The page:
In Exodus chapter 16 we read about the difficulties that the children of Israel faced on their way to the Promised Land. In the desert of Sin, they were hungry and they complained bitterly because they did not know howor where they would find food. As they complained and grumbled, God stepped in and provided them with food from heaven. In Exodus 16:4, God said to Moses, “I will now rain down bread from heaven for you.” And he did! In Exodus 16:13-15, He sent them quail and manna which they ate until they reached the border of Canaan.

In God’s goodness and generosity, he provided for the Israelites for forty years. We can ask, where did this food come from when they were constantly on the move and never had the time to farm? Of course, we know the answer. It was God who provided for them. God was the one who opened the floodgate of heaven and poured down food for his children in their need.

As the Israelites continued on their journey, Exodus chapter 17:1 says, they came to Rephidim where there was no water to drink. Again, they complained because there was no way they could survive the heat of the desert without water. Again, God understood and came to their help. In Exodus 17:5-6, he commanded Moses to strike the rock with his shepherd’s staff. Moses obeyed; he struck the rock, water came forth, and the people drank to their satisfaction. Yet, God was not done with them.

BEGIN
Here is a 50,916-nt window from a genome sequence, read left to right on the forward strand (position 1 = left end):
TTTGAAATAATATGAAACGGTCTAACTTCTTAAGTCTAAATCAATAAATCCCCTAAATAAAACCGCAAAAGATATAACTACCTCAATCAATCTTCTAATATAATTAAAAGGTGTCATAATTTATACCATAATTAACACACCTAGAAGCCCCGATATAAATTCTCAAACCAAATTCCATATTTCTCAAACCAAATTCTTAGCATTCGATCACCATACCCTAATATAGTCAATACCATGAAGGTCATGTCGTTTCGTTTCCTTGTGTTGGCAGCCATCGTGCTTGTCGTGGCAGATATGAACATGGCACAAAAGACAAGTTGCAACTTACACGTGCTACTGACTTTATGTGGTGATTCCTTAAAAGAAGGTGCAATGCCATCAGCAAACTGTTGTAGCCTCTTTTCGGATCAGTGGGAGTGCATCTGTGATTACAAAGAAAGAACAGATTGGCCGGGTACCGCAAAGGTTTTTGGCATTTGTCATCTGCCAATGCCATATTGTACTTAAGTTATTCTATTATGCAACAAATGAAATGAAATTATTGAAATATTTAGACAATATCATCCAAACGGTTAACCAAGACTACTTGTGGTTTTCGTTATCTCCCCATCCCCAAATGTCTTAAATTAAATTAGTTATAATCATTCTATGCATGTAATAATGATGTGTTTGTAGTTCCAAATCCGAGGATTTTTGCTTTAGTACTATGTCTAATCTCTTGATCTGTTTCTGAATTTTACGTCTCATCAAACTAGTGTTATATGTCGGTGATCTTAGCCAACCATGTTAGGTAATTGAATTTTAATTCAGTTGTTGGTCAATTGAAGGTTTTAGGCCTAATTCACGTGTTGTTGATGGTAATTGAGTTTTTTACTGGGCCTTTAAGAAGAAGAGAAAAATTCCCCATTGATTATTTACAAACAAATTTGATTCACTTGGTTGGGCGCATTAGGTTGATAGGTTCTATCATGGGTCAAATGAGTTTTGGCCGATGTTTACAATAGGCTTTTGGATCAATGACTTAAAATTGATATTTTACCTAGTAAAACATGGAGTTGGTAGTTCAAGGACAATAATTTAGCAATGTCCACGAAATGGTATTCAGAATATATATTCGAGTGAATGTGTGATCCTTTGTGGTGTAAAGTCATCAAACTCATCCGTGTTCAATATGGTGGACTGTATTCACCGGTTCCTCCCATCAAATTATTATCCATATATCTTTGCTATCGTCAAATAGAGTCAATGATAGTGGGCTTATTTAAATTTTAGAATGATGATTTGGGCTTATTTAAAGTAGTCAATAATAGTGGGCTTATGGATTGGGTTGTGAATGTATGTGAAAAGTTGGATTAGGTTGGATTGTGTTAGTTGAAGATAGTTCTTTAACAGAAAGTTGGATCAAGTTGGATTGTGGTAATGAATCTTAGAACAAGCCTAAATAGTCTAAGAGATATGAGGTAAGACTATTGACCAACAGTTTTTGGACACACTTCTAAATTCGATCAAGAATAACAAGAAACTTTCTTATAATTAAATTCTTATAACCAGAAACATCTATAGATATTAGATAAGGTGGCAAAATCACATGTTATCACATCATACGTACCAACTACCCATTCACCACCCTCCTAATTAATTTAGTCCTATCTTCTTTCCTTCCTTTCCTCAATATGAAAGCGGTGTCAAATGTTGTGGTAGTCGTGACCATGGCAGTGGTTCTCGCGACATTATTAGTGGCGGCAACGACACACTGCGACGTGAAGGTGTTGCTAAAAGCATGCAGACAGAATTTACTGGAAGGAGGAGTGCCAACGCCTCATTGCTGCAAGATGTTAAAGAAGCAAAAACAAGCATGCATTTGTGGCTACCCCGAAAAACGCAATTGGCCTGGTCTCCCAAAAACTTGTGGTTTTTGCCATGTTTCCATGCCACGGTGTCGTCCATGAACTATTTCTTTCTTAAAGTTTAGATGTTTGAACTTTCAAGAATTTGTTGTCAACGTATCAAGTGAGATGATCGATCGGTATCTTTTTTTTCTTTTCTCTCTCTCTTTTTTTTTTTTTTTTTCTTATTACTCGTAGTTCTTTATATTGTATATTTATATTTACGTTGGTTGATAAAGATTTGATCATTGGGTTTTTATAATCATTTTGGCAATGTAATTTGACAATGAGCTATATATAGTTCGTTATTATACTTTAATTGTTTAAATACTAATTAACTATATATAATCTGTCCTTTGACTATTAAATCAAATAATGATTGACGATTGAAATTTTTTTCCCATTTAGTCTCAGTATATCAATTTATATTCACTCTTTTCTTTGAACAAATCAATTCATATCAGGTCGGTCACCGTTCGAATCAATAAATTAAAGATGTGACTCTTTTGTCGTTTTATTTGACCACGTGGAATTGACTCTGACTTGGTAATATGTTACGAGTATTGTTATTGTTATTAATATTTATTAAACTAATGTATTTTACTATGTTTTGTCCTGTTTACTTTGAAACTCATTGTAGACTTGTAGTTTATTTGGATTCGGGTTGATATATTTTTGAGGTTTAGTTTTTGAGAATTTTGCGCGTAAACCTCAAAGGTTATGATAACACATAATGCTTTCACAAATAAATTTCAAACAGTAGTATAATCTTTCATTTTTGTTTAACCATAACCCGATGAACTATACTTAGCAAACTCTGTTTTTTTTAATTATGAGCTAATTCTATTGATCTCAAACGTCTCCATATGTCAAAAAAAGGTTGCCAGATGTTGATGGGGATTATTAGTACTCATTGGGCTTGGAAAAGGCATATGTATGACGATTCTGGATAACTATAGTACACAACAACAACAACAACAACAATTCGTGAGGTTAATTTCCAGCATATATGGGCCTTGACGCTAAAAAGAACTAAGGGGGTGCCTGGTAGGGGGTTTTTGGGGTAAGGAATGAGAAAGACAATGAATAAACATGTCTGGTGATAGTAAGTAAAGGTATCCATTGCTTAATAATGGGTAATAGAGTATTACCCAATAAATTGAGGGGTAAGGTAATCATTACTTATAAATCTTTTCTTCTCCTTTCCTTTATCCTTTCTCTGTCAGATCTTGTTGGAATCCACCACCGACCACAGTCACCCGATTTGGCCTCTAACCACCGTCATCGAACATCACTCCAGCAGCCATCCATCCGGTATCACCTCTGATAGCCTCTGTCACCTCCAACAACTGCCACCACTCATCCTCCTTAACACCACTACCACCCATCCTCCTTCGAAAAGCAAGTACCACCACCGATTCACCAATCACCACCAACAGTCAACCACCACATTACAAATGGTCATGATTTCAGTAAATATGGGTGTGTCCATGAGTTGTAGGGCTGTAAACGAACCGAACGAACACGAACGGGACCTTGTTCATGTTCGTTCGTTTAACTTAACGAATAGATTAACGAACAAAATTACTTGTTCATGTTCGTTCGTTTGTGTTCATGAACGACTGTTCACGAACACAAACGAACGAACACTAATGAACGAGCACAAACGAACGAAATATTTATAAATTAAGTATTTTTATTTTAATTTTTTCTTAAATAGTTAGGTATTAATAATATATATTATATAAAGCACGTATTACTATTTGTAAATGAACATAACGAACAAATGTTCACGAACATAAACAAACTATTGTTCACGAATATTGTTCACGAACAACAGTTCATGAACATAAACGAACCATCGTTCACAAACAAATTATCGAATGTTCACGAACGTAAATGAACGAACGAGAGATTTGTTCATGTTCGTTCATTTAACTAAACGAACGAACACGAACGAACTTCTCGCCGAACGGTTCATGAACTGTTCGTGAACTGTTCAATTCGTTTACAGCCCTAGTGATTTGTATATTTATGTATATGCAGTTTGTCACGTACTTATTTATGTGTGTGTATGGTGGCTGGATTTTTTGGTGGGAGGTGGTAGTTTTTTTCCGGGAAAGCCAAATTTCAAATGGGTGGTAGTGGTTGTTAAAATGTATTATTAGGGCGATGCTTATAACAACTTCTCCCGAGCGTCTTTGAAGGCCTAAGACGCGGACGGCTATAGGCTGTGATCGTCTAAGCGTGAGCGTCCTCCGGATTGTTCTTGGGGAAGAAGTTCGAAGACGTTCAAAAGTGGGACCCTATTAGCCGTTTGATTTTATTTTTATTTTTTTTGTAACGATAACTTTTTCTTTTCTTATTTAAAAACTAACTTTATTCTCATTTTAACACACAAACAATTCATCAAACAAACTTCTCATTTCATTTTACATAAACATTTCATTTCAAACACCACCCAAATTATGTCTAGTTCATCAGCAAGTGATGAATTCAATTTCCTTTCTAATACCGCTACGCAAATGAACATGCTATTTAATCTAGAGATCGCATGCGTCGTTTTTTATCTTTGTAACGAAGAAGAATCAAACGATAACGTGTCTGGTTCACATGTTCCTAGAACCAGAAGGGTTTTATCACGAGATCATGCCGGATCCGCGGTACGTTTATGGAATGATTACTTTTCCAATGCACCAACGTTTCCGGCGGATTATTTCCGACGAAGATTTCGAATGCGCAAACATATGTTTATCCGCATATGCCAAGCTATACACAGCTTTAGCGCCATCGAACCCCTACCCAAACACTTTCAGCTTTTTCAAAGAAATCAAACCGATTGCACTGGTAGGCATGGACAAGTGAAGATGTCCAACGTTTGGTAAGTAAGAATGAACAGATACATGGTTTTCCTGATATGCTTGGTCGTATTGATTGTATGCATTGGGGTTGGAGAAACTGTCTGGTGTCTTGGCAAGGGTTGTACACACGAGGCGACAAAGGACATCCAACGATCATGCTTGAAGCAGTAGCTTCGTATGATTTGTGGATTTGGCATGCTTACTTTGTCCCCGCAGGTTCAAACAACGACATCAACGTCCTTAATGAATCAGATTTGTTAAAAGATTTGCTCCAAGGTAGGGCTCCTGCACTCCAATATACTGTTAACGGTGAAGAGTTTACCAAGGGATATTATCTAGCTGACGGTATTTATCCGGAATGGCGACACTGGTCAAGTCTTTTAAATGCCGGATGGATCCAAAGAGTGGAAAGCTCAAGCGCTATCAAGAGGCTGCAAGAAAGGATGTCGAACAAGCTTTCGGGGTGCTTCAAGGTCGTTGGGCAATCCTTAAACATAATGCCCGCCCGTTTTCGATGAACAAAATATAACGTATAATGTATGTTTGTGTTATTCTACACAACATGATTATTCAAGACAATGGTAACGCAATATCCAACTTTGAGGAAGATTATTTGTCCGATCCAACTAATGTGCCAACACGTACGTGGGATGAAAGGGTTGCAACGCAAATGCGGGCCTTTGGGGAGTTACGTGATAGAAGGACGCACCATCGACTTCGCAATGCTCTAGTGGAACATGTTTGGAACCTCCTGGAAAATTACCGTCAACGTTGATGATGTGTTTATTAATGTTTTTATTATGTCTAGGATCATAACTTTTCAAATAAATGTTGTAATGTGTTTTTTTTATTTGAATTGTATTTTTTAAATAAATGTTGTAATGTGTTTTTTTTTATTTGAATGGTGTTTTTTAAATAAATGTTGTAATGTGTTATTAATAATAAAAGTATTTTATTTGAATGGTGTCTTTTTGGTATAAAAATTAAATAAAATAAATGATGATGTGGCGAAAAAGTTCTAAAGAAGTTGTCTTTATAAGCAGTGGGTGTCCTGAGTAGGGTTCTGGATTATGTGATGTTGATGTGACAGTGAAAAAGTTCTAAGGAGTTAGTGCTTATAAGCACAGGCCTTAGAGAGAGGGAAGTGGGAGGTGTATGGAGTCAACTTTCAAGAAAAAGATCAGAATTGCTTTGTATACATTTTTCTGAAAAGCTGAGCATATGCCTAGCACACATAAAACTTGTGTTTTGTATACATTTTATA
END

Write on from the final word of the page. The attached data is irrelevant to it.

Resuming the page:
In Numbers 11:4-6, they got tired of eating the same food every day and complained to Moses. Moses who could not do anything took their complaint to God and in Numbers 11:19-20, God promised to give them meat which they will eat to their satisfaction. It sounded fantastic in the ears of Moses, but God did it.In Numbers 11:31, he provided them with abundance of quail.

In different ways and at different times God continued to provide for his people in their needs. Three times in Elijah’s ministry, God fed him mysteriously. In 1 Kings 17:1-16 the bible tells us about the famine that occurred in Israel in the days of king Ahab. In that famine, God sent Elijah to the Wadi Cherith east of the Jordan where he drank from the stream and was fed by ravens that God had sent to bring him food. 1 Kings 17:6 says that these birds brought Elijah bread and meat in the morning and in the evening, while he drank from the stream. When the stream went dry, God told Elijah to go to the widow of Zarephath in the land of Sidon. With a handful of flour and a little oil in the jug, God miraculously sustained Elijah and the poor widow together with her son for one full year until the famine was over. 1 Kings 17:16 says, “The jar of flour did not go empty, nor the jug of oil run dry.” God was fully in control.